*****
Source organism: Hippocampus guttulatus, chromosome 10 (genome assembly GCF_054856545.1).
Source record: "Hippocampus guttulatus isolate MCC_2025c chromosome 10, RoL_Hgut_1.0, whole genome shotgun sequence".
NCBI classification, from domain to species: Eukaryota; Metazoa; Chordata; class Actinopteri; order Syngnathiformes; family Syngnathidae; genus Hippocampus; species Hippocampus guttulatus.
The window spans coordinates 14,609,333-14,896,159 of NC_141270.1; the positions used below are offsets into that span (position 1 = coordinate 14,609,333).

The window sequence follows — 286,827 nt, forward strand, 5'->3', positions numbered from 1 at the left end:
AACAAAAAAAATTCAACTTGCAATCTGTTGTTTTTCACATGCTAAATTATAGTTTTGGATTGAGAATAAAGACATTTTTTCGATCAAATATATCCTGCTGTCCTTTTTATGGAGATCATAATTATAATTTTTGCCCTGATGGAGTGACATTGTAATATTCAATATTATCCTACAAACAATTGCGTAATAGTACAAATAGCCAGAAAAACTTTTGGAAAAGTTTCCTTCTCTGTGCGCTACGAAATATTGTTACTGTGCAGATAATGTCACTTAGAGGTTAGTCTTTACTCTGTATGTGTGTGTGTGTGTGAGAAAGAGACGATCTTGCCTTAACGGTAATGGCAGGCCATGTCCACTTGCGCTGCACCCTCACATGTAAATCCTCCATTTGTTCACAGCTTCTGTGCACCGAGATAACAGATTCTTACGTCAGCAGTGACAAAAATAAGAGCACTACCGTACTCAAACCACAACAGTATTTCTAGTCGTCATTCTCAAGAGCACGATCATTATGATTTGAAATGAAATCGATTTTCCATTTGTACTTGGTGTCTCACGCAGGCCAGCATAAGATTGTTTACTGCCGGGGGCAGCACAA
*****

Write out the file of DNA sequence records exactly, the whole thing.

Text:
Source organism: Hippocampus guttulatus, chromosome 10 (genome assembly GCF_054856545.1).
Source record: "Hippocampus guttulatus isolate MCC_2025c chromosome 10, RoL_Hgut_1.0, whole genome shotgun sequence".
NCBI classification, from domain to species: Eukaryota; Metazoa; Chordata; class Actinopteri; order Syngnathiformes; family Syngnathidae; genus Hippocampus; species Hippocampus guttulatus.
The window spans coordinates 14,609,333-14,896,159 of NC_141270.1; the positions used below are offsets into that span (position 1 = coordinate 14,609,333).

The window sequence follows — 286,827 nt, forward strand, 5'->3', positions numbered from 1 at the left end:
AACAAAAAAAATTCAACTTGCAATCTGTTGTTTTTCACATGCTAAATTATAGTTTTGGATTGAGAATAAAGACATTTTTTCGATCAAATATATCCTGCTGTCCTTTTTATGGAGATCATAATTATAATTTTTGCCCTGATGGAGTGACATTGTAATATTCAATATTATCCTACAAACAATTGCGTAATAGTACAAATAGCCAGAAAAACTTTTGGAAAAGTTTCCTTCTCTGTGCGCTACGAAATATTGTTACTGTGCAGATAATGTCACTTAGAGGTTAGTCTTTACTCTGTATGTGTGTGTGTGTGTGAGAAAGAGACGATCTTGCCTTAACGGTAATGGCAGGCCATGTCCACTTGCGCTGCACCCTCACATGTAAATCCTCCATTTGTTCACAGCTTCTGTGCACCGAGATAACAGATTCTTACGTCAGCAGTGACAAAAATAAGAGCACTACCGTACTCAAACCACAACAGTATTTCTAGTCGTCATTCTCAAGAGCACGATCATTATGATTTGAAATGAAATCGATTTTCCATTTGTACTTGGTGTCTCACGCAGGCCAGCATAAGATTGTTTACTGCCGGGGGCAGCACAA